BATH: SMALL AND PERFECTLY FORMED
The city of Bath is in the south-west of England, in the county of Somerset. About 85,000 people live there. Bath is very close to the bigger, vibrant city of Bristol and is surrounded by beautiful countryside with landmarks including Stonehenge, the Avebury Ring, Cheddar Gorge and the Mendip and Cotswold Hills.
We asked Tris Bartlett, who lives in Bath, to tell us about the city.
What sorts of people live in Bath?
'Bath is young and has a significant student population. Bath is not as multicultural as most of the UK's bigger cities, but there is a significant Afro-Caribbean population and growing numbers of people originating from South Asia. The multi-cultural nature of Bath is enhanced by the huge number of foreign students and tourists that are always here, and they help to give Bath a young and vibrant feel.' What do you like about living in Bath?
'I live here because of its beauty, because of its size - it is a city with most of what you would look for in a city and all of it easily accessible......Bath is also well placed for quick escape to the west country, London, the south coast and just about anywhere else in southern UK. The climate is mild and the streets feel safe. In short, the quality of life for us in Bath is excellent.'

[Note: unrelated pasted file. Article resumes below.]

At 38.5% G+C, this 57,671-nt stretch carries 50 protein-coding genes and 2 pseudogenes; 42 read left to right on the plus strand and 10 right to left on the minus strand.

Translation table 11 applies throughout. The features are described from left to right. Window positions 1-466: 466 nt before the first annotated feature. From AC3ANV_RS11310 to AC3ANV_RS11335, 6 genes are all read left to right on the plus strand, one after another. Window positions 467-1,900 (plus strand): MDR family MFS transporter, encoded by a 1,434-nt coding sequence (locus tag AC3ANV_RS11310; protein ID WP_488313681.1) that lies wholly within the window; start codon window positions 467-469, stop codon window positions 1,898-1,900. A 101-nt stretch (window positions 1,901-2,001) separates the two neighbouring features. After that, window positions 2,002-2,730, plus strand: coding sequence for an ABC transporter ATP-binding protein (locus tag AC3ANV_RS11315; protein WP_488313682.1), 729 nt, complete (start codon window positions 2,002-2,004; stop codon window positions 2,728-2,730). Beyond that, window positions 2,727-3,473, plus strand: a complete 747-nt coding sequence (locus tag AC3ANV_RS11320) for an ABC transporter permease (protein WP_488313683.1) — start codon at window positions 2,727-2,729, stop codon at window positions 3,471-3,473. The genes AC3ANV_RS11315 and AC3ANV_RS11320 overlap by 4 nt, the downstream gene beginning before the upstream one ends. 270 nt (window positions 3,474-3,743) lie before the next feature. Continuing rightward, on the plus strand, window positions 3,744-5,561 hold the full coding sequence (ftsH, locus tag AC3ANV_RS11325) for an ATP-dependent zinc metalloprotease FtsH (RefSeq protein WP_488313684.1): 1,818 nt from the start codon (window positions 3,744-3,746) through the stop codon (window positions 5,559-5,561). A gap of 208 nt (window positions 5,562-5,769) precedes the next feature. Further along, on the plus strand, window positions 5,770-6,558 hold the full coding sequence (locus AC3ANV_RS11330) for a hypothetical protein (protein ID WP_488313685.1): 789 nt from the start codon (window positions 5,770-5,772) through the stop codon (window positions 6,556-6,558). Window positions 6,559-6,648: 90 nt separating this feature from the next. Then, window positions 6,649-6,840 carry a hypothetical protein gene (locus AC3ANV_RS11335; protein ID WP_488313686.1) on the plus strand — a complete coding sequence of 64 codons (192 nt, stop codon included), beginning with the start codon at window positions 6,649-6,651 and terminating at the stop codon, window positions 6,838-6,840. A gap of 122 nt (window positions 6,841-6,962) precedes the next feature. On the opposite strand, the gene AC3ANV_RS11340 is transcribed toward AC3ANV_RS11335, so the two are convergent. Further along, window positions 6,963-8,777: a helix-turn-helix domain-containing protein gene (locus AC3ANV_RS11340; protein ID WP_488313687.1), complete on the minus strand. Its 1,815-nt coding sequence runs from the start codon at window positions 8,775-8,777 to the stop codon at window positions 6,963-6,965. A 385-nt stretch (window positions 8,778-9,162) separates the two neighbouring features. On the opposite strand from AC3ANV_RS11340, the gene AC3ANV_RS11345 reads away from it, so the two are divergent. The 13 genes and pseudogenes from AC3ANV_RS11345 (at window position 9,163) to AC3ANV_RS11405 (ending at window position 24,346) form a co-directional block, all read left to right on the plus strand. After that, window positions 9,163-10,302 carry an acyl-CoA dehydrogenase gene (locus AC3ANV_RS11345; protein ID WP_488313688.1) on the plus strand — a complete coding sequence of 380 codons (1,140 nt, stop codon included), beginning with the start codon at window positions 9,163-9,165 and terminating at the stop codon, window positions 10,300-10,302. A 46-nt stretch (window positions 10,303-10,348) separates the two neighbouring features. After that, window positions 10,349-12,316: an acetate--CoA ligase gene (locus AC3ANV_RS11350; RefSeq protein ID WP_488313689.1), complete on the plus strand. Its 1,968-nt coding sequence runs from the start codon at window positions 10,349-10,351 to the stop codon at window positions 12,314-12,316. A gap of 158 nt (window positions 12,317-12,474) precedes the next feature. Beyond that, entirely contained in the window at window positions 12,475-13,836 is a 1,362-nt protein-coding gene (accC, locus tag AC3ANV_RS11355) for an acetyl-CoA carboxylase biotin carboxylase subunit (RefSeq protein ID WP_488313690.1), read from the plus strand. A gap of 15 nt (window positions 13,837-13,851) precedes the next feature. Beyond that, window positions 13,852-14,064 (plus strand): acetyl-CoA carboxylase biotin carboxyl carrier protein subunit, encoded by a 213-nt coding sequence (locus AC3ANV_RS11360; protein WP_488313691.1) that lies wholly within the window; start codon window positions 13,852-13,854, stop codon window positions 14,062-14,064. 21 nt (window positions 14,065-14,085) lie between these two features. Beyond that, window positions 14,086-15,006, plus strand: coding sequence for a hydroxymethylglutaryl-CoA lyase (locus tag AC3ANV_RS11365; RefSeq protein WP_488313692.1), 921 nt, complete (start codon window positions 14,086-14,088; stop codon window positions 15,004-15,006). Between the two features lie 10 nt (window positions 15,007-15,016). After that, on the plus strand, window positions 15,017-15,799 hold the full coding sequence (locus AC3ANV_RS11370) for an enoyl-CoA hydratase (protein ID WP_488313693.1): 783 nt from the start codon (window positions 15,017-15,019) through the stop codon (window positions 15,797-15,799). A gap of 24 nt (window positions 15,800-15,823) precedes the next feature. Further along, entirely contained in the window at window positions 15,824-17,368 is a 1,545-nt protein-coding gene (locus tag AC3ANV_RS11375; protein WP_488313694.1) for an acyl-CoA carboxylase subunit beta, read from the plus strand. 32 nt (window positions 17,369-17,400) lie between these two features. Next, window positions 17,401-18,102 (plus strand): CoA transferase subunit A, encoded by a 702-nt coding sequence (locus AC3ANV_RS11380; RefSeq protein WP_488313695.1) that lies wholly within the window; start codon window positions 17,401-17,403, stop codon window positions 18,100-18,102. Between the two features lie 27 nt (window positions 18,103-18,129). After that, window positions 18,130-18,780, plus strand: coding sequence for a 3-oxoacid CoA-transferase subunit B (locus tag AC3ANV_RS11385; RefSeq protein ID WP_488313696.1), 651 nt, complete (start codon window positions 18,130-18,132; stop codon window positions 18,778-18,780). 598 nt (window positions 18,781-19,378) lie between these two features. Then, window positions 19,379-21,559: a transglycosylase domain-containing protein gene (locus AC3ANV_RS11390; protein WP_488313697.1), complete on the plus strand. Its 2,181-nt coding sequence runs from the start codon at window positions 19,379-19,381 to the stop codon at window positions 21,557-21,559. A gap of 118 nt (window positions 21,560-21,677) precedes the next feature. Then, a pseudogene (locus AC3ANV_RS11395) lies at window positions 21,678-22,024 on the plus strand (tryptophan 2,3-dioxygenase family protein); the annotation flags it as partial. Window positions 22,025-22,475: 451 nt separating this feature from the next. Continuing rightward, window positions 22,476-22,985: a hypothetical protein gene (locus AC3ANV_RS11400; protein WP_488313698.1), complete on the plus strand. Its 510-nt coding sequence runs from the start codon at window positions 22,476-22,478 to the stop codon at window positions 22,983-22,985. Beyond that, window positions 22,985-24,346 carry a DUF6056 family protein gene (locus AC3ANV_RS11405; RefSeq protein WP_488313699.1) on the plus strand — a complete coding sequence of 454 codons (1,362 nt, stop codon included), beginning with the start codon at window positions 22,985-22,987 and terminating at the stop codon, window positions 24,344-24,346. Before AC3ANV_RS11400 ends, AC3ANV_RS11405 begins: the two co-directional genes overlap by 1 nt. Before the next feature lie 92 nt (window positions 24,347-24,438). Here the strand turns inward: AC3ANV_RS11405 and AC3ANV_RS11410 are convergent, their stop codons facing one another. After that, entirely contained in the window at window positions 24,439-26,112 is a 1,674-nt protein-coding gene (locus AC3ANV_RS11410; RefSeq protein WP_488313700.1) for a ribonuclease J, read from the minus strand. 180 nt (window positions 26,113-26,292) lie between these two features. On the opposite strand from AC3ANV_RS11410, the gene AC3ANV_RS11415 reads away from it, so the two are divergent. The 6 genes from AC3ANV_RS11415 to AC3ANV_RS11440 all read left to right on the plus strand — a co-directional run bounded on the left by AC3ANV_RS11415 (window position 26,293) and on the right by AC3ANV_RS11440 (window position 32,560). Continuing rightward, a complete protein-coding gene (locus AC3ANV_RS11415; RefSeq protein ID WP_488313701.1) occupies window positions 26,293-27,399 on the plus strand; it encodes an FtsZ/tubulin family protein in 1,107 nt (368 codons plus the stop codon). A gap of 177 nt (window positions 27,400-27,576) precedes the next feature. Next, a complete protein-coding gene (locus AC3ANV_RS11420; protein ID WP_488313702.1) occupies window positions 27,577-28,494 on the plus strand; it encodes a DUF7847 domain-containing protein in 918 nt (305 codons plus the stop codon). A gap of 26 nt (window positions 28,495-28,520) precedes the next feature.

Are there any big events and festivals taking place? 'Bath has an international music festival, which starts in late May. [It lasts] several weeks and usually hosts famous musicians from all over the world. The opening of the festival is marked by a free concert at Bath's famous Royal Crescent, with contemporary music and a lively fireworks show.'
Is there any big industry or scientific work in the area? Tourism is Bath's biggest income earner, closely followed by teaching English as a foreign language. There is much industry in and around Bath. This includes computer software, environmental technology, international development and the defence industry.'
Are there any quirky local customs? '......Walcot Nation Day, the day that marks the declaration of independence of Walcot Street from the UK. Walcot Street is turned into a mass of energy and activity for the day, with bands, international foods and a series of bizarre activities and events that anyone can get involved with.'